1Civil, Arch. and Envir. Engr, Missouri University of Science and Technology, Rolla, MO 65409, USA
2Nahrain University, Bagdad, Iraq
3Civil, Arch. and Envir., Missouri University of Science and Technology, Rolla, MO 65409, USA
Adv. Mater. Lett., 2018, 9 (11), pp 789-795
Publication Date (Web): Jul 25, 2018
Copyright © IAAM-VBRI Press
To experimentally examine the ability of the steel reinforced polymer (SRP) in restoring the moment capacity compromised by damage in the main steel reinforcement, six full-scale reinforced concrete (RC) beams were designed to simulate impact damage from over height vehicle collision. The simulation was represented by concrete beams reinforced with discontinuous reinforcement (splice in maximum moment region) and tested until failure due to splice. The damaged concrete was repaired, and the SRP system (longitudinal soffit laminates and transverse U-wraps) was applied to restore the original moment capacity. All beams were 10 ft (3.0 m) in length, 18 in. (457 mm) in depth, and 12 in. (305 mm) in width. Different repairing configurations were investigated. The studied variables were the provided laminate area and the amount and distribution of U-wraps. The ultimate load capacity, deflection, and mode of failure were recorded during testing. The test results were compared to beam results with continuous reinforcement. It was concluded that the repairing beams with the SRP system can restore the damaged beams to a capacity similar to that of a non-damaged reinforced concrete (RC) beam with continuous reinforcement.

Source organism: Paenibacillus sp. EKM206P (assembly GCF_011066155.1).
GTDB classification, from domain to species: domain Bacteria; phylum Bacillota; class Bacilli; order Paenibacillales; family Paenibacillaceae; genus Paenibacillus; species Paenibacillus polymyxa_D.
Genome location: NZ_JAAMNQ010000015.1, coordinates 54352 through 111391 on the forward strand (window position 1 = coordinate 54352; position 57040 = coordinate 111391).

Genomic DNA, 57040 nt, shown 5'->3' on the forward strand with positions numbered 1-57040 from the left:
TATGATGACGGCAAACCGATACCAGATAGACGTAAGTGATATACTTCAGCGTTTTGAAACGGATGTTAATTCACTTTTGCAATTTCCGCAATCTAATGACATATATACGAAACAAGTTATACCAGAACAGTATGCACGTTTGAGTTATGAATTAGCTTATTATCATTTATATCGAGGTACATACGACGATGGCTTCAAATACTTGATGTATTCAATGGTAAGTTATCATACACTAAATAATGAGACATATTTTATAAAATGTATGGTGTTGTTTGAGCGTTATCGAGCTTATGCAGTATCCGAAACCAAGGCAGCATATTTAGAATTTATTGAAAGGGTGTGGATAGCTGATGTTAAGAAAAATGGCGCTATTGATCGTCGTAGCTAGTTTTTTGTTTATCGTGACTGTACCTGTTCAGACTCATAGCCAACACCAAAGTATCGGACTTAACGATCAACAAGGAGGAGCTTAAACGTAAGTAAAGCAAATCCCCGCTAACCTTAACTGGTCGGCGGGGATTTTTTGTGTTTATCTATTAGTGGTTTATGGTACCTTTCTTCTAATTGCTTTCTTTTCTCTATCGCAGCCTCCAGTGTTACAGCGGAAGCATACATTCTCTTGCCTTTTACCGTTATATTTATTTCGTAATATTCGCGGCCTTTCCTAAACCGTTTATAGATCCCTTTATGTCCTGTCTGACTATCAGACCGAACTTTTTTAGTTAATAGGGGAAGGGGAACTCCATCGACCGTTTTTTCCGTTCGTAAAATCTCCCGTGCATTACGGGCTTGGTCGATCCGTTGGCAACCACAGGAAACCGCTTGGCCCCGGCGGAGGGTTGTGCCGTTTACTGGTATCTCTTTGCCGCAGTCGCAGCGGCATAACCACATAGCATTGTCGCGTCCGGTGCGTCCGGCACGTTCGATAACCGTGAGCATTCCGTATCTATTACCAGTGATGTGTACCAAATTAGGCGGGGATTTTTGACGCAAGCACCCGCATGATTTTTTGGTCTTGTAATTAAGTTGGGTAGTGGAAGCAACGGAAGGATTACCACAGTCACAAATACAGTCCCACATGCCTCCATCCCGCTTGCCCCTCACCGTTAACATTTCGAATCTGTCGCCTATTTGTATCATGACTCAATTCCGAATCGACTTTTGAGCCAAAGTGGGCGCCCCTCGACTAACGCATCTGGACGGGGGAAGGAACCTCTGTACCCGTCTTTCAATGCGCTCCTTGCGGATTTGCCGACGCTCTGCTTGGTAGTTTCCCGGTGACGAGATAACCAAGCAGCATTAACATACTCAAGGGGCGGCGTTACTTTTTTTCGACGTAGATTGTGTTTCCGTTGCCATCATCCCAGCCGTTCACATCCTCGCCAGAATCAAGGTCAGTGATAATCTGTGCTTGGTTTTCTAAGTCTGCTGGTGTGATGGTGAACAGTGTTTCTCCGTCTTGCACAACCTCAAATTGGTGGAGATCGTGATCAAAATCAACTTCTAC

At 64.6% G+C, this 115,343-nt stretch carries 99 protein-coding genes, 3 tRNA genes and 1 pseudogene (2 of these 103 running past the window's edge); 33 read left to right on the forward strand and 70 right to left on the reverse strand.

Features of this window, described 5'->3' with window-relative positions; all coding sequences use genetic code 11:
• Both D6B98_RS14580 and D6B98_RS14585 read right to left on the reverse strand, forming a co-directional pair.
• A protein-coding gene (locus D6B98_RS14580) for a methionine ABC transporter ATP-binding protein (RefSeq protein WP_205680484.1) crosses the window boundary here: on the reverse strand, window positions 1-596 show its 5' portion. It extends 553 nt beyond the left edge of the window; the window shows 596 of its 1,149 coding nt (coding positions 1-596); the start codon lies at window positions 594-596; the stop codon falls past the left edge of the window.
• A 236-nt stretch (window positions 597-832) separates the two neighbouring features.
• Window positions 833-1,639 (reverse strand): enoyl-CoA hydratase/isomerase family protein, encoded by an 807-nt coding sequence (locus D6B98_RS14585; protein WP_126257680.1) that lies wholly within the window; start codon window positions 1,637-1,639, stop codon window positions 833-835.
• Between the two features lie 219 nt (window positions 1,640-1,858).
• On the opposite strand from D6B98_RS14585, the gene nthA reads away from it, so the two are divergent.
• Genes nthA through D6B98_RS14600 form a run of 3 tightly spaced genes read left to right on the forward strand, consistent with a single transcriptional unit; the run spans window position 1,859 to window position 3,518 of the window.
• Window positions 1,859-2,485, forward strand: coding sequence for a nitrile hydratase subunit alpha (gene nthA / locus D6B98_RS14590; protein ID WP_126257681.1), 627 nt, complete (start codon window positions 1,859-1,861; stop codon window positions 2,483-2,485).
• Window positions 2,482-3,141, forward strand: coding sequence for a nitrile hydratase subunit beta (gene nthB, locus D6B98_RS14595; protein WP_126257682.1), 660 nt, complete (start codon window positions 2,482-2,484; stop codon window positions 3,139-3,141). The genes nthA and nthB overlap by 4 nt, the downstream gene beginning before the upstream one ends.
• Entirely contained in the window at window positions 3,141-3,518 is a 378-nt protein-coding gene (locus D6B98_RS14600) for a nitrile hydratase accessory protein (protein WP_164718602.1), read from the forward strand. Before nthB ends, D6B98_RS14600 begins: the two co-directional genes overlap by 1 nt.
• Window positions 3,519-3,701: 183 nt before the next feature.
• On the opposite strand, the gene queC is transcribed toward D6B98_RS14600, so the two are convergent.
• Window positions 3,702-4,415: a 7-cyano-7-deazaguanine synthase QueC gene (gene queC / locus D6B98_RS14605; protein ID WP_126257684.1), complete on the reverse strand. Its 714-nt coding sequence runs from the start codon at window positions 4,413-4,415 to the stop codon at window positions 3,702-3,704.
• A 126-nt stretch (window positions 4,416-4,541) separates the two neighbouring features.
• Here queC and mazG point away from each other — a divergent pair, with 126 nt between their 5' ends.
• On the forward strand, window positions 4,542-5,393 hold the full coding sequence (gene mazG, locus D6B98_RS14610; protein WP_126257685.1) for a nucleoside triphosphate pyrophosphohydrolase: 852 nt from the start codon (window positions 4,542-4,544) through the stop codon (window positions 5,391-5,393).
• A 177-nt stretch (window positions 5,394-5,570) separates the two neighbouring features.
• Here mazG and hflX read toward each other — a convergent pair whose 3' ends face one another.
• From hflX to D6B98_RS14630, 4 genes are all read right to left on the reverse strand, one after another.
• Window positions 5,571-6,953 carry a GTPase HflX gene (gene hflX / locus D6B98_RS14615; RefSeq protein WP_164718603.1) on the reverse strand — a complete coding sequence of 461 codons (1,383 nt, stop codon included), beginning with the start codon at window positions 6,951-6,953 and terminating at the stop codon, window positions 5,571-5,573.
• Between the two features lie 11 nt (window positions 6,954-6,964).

Severely damaged beam, SRP system, splice, flexural capacity, over-height vehicle impact.